SWAT nutrient calibration and validation in Finnish Vantaanjoki catchment

SWAT nutrient calibration and validation in Finnish Vantaanjoki catchment

Jari Koskiaho and Mikolaj Piniewski presented the SWAT (Soil and Water Assessment Tool) setup of BONUS RETURN’s Vantaanjoki case study at the International SWAT conference held 19 – 21 September, 2018 in Brussels, Belgium.

SWAT 2018 conference participants. Photo credit: SWAT conference website

 SWAT nutrient calibration and validation with a 6-year dataset of continuos data in a Finnish catchment 


One of the important limitations of numerous applications of water quality models such as SWAT is calibration and validation against temporally scarce observational data (with typical monthly grab sampling frequency). In this study, carried out within the BONUS RETURN project, a unique dataset of continuous measurements of water height, turbidity and nitrate-nitrogen (NO -N) concentrations collected at the Pitkäkoski automatic monitoring station in the Vantaanjoki river basin in southern Finland during 2011–2016 was utilized in calibration and validation of the SWAT model. The catchment is characterized by a high fraction of clayey soils, and in consequence, flashy runoff, with very large and short flood episodes with high nutrient concentrations. Data was recorded at 1-h intervals with a s::can nitro::lyser (www.s-can.at/products/spectrometer-probes#) sensor.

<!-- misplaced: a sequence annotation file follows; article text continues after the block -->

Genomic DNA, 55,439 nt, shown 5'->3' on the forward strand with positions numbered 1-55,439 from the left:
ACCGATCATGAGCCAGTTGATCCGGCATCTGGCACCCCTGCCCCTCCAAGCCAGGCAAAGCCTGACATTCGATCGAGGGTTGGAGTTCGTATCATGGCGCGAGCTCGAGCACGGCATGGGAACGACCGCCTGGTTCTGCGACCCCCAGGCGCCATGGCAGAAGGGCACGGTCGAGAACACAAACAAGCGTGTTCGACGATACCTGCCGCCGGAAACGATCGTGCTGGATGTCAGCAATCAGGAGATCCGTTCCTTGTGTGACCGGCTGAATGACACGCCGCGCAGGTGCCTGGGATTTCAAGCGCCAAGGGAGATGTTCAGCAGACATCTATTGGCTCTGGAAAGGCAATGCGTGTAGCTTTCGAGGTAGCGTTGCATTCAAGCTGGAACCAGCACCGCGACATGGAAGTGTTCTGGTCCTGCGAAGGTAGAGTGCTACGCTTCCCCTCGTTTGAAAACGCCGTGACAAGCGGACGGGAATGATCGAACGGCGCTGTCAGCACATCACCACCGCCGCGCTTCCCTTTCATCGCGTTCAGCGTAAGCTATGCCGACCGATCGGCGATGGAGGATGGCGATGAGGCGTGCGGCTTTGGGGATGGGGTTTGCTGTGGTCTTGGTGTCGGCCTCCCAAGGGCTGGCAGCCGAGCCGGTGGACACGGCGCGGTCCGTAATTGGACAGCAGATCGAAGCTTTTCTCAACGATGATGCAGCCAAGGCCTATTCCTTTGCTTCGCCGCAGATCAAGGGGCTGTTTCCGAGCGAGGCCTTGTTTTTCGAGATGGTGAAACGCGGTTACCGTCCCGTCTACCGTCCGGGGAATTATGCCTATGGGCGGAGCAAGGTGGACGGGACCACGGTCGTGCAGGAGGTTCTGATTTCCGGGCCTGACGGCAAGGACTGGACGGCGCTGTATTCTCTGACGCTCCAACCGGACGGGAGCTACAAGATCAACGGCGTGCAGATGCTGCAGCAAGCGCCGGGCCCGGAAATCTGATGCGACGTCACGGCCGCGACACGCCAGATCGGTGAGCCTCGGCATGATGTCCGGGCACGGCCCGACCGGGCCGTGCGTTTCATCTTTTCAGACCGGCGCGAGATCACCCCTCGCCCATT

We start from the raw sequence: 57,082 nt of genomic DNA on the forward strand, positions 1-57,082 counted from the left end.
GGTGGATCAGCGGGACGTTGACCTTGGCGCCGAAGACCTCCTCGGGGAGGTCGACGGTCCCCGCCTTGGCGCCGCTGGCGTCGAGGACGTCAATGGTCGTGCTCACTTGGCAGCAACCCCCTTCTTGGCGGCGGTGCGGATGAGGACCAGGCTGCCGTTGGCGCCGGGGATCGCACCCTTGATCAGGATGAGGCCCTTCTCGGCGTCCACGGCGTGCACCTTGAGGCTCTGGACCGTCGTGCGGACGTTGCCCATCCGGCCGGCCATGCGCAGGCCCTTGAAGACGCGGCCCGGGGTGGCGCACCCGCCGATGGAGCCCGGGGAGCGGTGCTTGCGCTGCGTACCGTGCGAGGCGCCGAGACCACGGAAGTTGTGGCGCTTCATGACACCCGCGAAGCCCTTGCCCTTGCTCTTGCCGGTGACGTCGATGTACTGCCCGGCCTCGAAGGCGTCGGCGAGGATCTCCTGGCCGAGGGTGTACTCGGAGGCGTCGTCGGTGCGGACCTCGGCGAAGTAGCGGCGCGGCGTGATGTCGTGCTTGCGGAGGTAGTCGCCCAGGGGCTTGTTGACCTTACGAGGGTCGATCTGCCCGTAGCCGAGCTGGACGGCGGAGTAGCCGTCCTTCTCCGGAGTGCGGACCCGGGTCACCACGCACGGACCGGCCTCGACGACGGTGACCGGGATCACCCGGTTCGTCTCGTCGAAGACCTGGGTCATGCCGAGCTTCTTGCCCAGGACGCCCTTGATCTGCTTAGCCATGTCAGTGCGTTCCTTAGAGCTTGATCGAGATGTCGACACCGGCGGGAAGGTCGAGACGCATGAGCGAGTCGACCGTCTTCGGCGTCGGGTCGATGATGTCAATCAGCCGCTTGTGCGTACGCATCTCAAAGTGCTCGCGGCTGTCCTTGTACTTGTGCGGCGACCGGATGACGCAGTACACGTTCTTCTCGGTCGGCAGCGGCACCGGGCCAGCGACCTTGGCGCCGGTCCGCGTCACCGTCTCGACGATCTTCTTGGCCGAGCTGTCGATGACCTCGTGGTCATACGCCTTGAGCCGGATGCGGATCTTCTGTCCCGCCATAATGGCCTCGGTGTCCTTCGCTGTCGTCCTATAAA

Sensor-measured turbidity (raw data) was calibrated against simultaneous water-sampled turbidity and converted to total phosphorus (TP) concentrations by linear regression equations derived from water sampled turbidity and TP. For the sake of calibration and validation in SWAT-CUP Sufi-2 programme, concentration and flow data were aggregated into daily loads of NO -N and TP. Preliminary results show good model calibration results, with the Kling-Gupta Efficiency values above 0.8 for flow and above 0.7 for NO -N and TP. In the next step, the added value of using such a unique, continuous data set for SWAT calibration will be more formally analysed by creating ‘calibration scenarios’ using discrete sub-samples of the continuous data set trying to mimic most typical grab sampling approaches (measurements with a monthly interval, flow-weighted sampling, etc.).


automatic monitoring station, continuous data, sampling frequency


1. Finnish Environment Institute: Jari Koskiaho, Sirkka Tattari.

2. Warsaw University of Life Sciences: Mikołaj Piniewski, Paweł Marcinkowski.

Jari KoskiahoResearch Engineer, BONUS RETURN

Mikolaj PiniewskiHydrology and water resources expert, BONUS RETURN